Written by Kayleigh
Congratulations! The Portland Community Sustenance Program has accepted your application to become a Local Gastronomic Pioneer. As an Early-Adopter, you will be able to sample the freshest local ingredients and create new and tantalizing dishes to share with your fellow citizens.
As you know, the U.S. government passed the People Over Profits Act (POP Act) three and a half years ago in an attempt to combat climate disruption. The POP Act reduced the working day to 6 hours, increased minimum wage, and instituted a Universal Basic Income along with universal healthcare. By focusing on well-being instead of arbitrary measures of economic growth, we were able to significantly reduce our greenhouse gas emissions. Life expectancy is already on the rise and overall health and happiness are skyrocketing. With more free time, many in our community have turned to gardening and small-scale farming. These local farms and the eateries they support have further reduced our state’s greenhouse gas emissions, and our now overstocked kitchens have led to some amazing community potlucks, pop-up diners, and three new Michelin-starred restaurants.
That’s where you come in: with all this mouth-watering local bounty, people are rediscovering the flavors of the Pacific Northwest! Your expertise in crafting classics like vichyssoise with spiraled nettle crème, garlic-roasted Jerusalem artichokes, and huckleberry parfait cheesecake will help our community continue to thrive on local, seasonal foods.
Twice a month, you will host a community dinner at one of the city’s newly planted parks and share your culinary discoveries. Aside from semimonthly dinners, your work schedule is up to you. We never ask for overtime and per the POP Act, we fully support working from home. Your kitchen is where you create best — let it be your muse! We also have a number of community kitchens available if you need special equipment or simply want to collaborate with one of your fellow Gastronomic Pioneers. Your local Community Sustenance team lead can provide you with any ingredients you need, or we can provide you with a stipend to use at your preferred farmers’ markets and co-ops.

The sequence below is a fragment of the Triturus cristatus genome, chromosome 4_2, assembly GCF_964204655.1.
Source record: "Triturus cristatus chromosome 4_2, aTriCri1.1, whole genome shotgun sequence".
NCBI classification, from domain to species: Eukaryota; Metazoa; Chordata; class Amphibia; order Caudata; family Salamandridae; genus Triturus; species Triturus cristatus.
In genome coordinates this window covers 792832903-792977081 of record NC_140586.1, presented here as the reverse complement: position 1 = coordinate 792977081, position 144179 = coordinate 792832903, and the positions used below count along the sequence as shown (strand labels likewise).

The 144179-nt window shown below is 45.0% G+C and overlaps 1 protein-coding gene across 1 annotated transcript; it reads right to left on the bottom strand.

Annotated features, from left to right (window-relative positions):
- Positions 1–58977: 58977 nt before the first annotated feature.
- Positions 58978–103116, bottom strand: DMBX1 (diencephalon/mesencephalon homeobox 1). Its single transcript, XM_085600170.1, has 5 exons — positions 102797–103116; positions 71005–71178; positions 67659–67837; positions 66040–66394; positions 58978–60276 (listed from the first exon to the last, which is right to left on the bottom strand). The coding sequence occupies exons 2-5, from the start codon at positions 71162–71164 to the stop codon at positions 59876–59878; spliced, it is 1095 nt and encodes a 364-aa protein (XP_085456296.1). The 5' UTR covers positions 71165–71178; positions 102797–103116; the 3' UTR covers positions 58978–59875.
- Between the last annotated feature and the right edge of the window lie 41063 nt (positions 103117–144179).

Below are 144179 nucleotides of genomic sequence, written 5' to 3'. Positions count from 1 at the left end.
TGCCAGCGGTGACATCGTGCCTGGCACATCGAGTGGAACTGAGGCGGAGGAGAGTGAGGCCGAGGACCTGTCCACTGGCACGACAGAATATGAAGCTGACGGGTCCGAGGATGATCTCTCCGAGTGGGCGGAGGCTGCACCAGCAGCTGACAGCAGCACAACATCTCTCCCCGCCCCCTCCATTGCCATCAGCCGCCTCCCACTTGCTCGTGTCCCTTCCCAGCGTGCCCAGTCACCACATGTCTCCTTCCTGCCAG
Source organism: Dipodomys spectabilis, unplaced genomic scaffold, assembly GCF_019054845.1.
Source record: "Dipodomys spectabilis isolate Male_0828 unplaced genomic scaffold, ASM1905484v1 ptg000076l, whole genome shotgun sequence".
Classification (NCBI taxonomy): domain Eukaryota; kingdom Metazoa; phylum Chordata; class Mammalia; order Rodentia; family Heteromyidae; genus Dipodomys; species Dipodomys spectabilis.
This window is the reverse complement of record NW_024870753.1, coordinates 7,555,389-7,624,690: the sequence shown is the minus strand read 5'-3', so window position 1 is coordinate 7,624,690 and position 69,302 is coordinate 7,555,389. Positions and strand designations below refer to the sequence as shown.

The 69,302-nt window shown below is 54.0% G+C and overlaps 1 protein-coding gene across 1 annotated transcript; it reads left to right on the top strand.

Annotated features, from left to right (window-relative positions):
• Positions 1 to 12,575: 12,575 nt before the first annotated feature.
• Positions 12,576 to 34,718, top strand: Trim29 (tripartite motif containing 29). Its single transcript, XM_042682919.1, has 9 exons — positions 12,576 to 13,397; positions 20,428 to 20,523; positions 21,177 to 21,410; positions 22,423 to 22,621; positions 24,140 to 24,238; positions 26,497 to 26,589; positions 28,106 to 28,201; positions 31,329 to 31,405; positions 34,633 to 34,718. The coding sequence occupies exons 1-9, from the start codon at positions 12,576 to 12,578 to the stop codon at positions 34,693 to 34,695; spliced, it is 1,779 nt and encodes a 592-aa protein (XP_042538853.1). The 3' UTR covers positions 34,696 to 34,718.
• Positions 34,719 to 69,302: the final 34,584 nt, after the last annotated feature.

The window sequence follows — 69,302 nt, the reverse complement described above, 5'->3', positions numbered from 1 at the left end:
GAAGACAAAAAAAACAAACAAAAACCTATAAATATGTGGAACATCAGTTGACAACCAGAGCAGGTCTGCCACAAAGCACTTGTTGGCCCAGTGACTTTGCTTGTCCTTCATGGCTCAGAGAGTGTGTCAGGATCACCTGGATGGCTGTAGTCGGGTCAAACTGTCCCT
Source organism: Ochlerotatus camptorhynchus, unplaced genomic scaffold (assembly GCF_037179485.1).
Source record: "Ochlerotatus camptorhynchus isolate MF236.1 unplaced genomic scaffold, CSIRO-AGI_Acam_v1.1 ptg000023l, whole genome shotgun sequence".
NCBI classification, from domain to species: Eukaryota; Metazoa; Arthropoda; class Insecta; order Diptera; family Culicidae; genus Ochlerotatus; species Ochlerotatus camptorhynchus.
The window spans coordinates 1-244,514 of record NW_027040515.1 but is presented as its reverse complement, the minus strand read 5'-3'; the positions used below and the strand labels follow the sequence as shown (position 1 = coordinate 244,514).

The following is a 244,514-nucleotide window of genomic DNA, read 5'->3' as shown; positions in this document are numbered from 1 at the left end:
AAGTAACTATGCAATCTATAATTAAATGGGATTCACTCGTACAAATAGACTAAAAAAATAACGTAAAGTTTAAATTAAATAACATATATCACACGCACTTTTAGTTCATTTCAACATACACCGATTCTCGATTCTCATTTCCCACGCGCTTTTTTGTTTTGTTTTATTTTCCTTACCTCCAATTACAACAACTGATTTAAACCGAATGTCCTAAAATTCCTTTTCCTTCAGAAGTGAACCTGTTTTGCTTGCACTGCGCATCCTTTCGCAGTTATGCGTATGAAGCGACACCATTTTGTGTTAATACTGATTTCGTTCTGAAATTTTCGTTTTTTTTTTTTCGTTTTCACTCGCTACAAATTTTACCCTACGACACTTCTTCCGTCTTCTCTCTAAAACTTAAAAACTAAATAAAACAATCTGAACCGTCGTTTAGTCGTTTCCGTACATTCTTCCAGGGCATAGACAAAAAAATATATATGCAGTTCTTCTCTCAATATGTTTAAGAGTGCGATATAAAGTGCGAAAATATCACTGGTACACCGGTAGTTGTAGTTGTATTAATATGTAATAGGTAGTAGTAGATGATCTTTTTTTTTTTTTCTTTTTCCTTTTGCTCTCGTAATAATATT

We look forward to tasting your creations. Thank you for serving your city, and welcome to the most delectable team in Portland!
Pipe Dreams is a series from 350PDX that imagines a better future for our planet. Read more at https://350pdx.org/pipe-dreams/ .
September 30, 2019
WASHINGTON, D.C. – In a surprise move, the Republican Party leaders held a joint press conference this morning to announce that they have just realized their children and grandchildren will grow up on the same ruined Earth as everyone else. Read more
By: Alan Smith of the 350PDX SE Neighborhood team
When reading climate change articles, I have often felt frustrated with how vague their statements have been, or with the narrowness of their focus. Joe Romm, the author who has written the majority of the articles I’ve read, seems to share this feeling. He wrote, “One of the greatest failings of the climate science community (and the media) is not spelling out as clearly as possible the risks we face on our current emissions path, as well as the plausible worst-case scenario, which includes massive ecosystem collapse.”